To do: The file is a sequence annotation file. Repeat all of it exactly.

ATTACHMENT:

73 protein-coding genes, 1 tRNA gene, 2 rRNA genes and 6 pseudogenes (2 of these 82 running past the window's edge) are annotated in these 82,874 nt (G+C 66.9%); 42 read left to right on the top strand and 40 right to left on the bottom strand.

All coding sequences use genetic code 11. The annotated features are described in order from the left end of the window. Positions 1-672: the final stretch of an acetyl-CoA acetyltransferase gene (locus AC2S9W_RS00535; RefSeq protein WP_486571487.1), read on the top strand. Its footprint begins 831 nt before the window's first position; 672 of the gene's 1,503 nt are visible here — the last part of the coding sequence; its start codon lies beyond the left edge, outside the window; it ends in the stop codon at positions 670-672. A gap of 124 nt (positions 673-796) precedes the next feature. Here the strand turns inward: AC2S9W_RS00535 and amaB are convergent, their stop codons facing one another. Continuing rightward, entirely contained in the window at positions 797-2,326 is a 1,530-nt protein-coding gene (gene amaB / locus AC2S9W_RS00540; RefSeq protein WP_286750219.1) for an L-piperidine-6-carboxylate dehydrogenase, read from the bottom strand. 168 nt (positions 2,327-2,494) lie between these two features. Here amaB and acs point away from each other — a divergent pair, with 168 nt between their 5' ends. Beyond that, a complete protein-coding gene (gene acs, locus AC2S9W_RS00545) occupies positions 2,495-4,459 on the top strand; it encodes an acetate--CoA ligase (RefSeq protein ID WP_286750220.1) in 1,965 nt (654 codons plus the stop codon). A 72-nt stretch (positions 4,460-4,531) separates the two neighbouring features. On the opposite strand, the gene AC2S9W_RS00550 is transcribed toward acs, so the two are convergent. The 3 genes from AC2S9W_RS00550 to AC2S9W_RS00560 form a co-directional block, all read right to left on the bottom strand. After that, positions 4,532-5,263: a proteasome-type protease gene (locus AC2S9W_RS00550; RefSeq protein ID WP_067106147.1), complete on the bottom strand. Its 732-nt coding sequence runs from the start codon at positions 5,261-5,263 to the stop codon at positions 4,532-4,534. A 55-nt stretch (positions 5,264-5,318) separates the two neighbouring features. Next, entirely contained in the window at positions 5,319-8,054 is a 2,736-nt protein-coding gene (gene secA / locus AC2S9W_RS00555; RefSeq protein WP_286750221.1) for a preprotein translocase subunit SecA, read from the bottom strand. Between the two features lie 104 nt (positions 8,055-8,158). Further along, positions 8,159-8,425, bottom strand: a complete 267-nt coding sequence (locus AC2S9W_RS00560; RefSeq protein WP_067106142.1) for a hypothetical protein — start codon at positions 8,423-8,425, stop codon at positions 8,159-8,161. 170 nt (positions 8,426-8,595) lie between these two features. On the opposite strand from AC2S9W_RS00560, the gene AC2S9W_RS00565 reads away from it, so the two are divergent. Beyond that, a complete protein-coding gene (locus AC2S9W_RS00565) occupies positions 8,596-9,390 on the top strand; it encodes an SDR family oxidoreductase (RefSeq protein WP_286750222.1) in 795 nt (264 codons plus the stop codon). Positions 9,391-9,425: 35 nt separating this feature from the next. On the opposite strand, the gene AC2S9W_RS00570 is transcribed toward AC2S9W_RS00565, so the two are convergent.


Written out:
73 protein-coding genes, 1 tRNA gene, 2 rRNA genes and 6 pseudogenes (2 of these 82 running past the window's edge) are annotated in these 82,874 nt (G+C 66.9%); 42 read left to right on the top strand and 40 right to left on the bottom strand.

All coding sequences use genetic code 11. The annotated features are described in order from the left end of the window. Positions 1-672: the final stretch of an acetyl-CoA acetyltransferase gene (locus AC2S9W_RS00535; RefSeq protein WP_486571487.1), read on the top strand. Its footprint begins 831 nt before the window's first position; 672 of the gene's 1,503 nt are visible here — the last part of the coding sequence; its start codon lies beyond the left edge, outside the window; it ends in the stop codon at positions 670-672. A gap of 124 nt (positions 673-796) precedes the next feature. Here the strand turns inward: AC2S9W_RS00535 and amaB are convergent, their stop codons facing one another. Continuing rightward, entirely contained in the window at positions 797-2,326 is a 1,530-nt protein-coding gene (gene amaB / locus AC2S9W_RS00540; RefSeq protein WP_286750219.1) for an L-piperidine-6-carboxylate dehydrogenase, read from the bottom strand. 168 nt (positions 2,327-2,494) lie between these two features. Here amaB and acs point away from each other — a divergent pair, with 168 nt between their 5' ends. Beyond that, a complete protein-coding gene (gene acs, locus AC2S9W_RS00545) occupies positions 2,495-4,459 on the top strand; it encodes an acetate--CoA ligase (RefSeq protein ID WP_286750220.1) in 1,965 nt (654 codons plus the stop codon). A 72-nt stretch (positions 4,460-4,531) separates the two neighbouring features. On the opposite strand, the gene AC2S9W_RS00550 is transcribed toward acs, so the two are convergent. The 3 genes from AC2S9W_RS00550 to AC2S9W_RS00560 form a co-directional block, all read right to left on the bottom strand. After that, positions 4,532-5,263: a proteasome-type protease gene (locus AC2S9W_RS00550; RefSeq protein ID WP_067106147.1), complete on the bottom strand. Its 732-nt coding sequence runs from the start codon at positions 5,261-5,263 to the stop codon at positions 4,532-4,534. A 55-nt stretch (positions 5,264-5,318) separates the two neighbouring features. Next, entirely contained in the window at positions 5,319-8,054 is a 2,736-nt protein-coding gene (gene secA / locus AC2S9W_RS00555; RefSeq protein WP_286750221.1) for a preprotein translocase subunit SecA, read from the bottom strand. Between the two features lie 104 nt (positions 8,055-8,158). Further along, positions 8,159-8,425, bottom strand: a complete 267-nt coding sequence (locus AC2S9W_RS00560; RefSeq protein WP_067106142.1) for a hypothetical protein — start codon at positions 8,423-8,425, stop codon at positions 8,159-8,161. 170 nt (positions 8,426-8,595) lie between these two features. On the opposite strand from AC2S9W_RS00560, the gene AC2S9W_RS00565 reads away from it, so the two are divergent. Beyond that, a complete protein-coding gene (locus AC2S9W_RS00565) occupies positions 8,596-9,390 on the top strand; it encodes an SDR family oxidoreductase (RefSeq protein WP_286750222.1) in 795 nt (264 codons plus the stop codon). Positions 9,391-9,425: 35 nt separating this feature from the next. On the opposite strand, the gene AC2S9W_RS00570 is transcribed toward AC2S9W_RS00565, so the two are convergent.